François Schneider’s remarks during the November 11 Mass had been reported to us. After having heard Father Schneider, we condemn the instrumentalization of the commemoration of the dead of the First World War for the benefit of other subjects of an ethical and political nature.
November 11 is for all a day of remembrance and for us Christians an occasion to pray for the dead of the wars and for peace in the world.
Given the precedent of November 2015, we ask Father François Schneider to refrain, for four weeks, from any public speech in the celebrations in which he will participate. A time of silence after the reading of biblical texts will nourish the faith of the faithful. This sanction will take effect, by decree, on Saturday evening, November 19.
Finally, we assure the deputy, the mayors, patriotic associations, and all the people who were shocked by the remarks of Father Schneider, as well as the parishioners of the Holy Trinity of our fraternal prayer.”
Priests who make outrageous statements regarding doctrine, and those who make political points about migration, global warming, and the like usually go unpunished in France, but Schneider was immediately sanctioned by his hierarchy instead of being supported in the face of outcry from the very politicians who want to see abortion as a “right.”
Church officials seem to have forgotten Mother Teresa’s dire warning during her speech of acceptance of the Nobel Peace Prize in 1979: “I feel one thing I want to share with you all, the greatest destroyer of peace today is the cry of the innocent unborn child. For if a mother can murder her own child in her own womb, what is left for you and for me to kill each other?”
The First World War caused the death of 9.7 million soldiers and of nearly as many civilians, and maimed and wounded more than 21 million. It was a horrible conflict that left deep scars on French soil and sad lists of the fallen on war memorials even in France’s most remote villages. The plain white crosses of the Great War’s military cemeteries – French, German, British, American, South African… – in seemingly endless lines, abound where the conflict was at its most inhuman. Many fell in the Vosges region, close to the German border, where four years of war took a heavy toll on the population.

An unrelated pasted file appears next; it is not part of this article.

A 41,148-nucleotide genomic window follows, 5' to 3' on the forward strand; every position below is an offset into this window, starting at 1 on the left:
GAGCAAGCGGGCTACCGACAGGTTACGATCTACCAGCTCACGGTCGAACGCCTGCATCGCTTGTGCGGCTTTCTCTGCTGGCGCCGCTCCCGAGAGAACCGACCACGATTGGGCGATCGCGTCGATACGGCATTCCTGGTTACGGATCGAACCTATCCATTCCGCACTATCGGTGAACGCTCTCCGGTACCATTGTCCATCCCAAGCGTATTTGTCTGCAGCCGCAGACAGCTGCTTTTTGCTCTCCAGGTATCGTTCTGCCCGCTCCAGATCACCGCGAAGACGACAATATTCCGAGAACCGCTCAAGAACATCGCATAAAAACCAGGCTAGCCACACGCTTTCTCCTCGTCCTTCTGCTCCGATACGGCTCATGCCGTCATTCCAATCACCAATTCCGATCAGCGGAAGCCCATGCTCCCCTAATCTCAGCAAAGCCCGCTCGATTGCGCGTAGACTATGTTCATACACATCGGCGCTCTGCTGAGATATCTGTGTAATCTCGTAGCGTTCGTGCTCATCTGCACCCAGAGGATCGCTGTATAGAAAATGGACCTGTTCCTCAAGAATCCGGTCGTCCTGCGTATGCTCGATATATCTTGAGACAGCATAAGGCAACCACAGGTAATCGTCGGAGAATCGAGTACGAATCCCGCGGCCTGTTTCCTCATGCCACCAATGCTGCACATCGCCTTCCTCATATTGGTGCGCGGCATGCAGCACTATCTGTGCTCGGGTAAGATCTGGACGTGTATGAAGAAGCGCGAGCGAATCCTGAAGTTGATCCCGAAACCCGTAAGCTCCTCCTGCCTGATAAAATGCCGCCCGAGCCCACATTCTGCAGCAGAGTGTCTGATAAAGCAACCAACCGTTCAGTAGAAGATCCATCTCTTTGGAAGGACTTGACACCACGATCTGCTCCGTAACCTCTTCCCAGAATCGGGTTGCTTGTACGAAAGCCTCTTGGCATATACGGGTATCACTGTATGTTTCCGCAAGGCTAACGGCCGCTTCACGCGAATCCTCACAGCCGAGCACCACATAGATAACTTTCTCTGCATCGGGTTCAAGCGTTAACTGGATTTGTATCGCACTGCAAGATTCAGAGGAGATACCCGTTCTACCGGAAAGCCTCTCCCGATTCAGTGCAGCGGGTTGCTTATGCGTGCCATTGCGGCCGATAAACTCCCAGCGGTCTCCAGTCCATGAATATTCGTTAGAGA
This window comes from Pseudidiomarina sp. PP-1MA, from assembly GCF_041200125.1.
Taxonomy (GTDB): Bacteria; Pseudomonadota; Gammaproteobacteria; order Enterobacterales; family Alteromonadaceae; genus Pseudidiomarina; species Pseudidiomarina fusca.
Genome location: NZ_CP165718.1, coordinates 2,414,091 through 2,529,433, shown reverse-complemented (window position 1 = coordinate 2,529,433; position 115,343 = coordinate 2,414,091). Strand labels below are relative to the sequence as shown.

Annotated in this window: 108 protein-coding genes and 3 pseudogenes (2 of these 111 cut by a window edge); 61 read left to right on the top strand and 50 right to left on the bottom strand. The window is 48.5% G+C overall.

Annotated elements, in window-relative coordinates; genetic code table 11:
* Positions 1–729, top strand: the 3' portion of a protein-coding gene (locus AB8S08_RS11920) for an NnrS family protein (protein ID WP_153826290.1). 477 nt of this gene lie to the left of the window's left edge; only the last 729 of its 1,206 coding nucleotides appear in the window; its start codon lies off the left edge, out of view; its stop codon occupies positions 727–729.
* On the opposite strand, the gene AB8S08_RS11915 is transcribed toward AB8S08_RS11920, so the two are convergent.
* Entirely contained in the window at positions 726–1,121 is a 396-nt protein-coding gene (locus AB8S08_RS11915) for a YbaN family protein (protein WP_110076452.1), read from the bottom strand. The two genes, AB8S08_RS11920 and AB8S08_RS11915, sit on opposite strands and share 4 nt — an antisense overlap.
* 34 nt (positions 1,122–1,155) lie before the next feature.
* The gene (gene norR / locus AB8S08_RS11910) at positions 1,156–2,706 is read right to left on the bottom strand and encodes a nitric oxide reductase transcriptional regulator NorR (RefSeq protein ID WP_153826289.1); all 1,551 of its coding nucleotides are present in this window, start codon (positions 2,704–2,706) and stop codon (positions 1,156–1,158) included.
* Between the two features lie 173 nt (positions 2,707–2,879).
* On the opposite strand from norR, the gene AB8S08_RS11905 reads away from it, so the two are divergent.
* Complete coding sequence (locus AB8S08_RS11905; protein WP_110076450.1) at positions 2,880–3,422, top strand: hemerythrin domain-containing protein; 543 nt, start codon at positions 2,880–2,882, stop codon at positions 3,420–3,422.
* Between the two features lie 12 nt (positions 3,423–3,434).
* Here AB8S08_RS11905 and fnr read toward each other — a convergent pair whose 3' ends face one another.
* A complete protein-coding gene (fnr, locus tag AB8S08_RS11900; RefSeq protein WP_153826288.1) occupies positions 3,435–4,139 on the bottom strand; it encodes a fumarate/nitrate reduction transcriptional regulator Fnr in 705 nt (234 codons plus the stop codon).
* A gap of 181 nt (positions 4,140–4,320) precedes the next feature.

But the invisible massacre of abortion has already claimed over 200,000 victims every year in France since “voluntary interruption of abortion” was made legal here in January 1975: almost 10 million victims in this country alone is a conservative estimate. Worldwide, the total count is much, much higher and is estimated to have passed the one billion mark.
This is no abstract “ethical and political” issue that can only be discussed in hushed and civilized tones in academic debating forums and political platforms – especially in France, where voicing anti-abortion thoughts and feelings is impossible in practice for anyone who hopes to rise in politics.
Schneider exposed a fact, and shocked his numbed parishioners for having dared to speak out on an issue that is not open to discussion. For four weeks, they will receive no Sunday homily from their pastor: apparently, “the diocese” is more eager to stop them from hearing uncomfortable truths than for them to get the pastoral guidance they need and deserve.
One local mayor even complained that the punishment was “too light.”
But the diocese and the pro-abortion politicians seem to agree that abortion is at least a taboo or a sort of untouchable right that no one is allowed to question.